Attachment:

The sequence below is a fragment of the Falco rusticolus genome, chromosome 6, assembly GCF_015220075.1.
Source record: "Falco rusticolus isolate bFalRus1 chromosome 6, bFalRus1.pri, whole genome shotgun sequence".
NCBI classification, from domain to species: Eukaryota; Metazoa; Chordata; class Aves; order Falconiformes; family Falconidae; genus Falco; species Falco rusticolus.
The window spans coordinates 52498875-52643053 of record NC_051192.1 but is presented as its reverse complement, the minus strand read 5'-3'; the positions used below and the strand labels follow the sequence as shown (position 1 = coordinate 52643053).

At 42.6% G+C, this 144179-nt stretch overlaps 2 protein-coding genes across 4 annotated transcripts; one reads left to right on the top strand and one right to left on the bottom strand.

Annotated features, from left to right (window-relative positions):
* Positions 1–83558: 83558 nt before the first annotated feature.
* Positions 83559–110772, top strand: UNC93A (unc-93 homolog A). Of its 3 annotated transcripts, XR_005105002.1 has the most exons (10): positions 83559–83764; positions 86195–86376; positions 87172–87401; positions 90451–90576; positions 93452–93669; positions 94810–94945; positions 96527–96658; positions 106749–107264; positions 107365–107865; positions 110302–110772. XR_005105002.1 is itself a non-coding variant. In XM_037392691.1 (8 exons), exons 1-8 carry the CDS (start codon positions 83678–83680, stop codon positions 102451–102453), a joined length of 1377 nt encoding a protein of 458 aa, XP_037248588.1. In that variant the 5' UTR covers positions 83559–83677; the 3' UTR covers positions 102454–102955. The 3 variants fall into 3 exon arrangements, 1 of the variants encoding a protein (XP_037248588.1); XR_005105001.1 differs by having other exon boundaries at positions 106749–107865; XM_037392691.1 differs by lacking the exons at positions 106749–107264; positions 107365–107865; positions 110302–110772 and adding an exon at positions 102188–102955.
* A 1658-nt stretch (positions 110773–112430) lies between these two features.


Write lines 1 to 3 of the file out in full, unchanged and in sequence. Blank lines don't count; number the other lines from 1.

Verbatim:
The sequence below is a fragment of the Falco rusticolus genome, chromosome 6, assembly GCF_015220075.1.
Source record: "Falco rusticolus isolate bFalRus1 chromosome 6, bFalRus1.pri, whole genome shotgun sequence".
NCBI classification, from domain to species: Eukaryota; Metazoa; Chordata; class Aves; order Falconiformes; family Falconidae; genus Falco; species Falco rusticolus.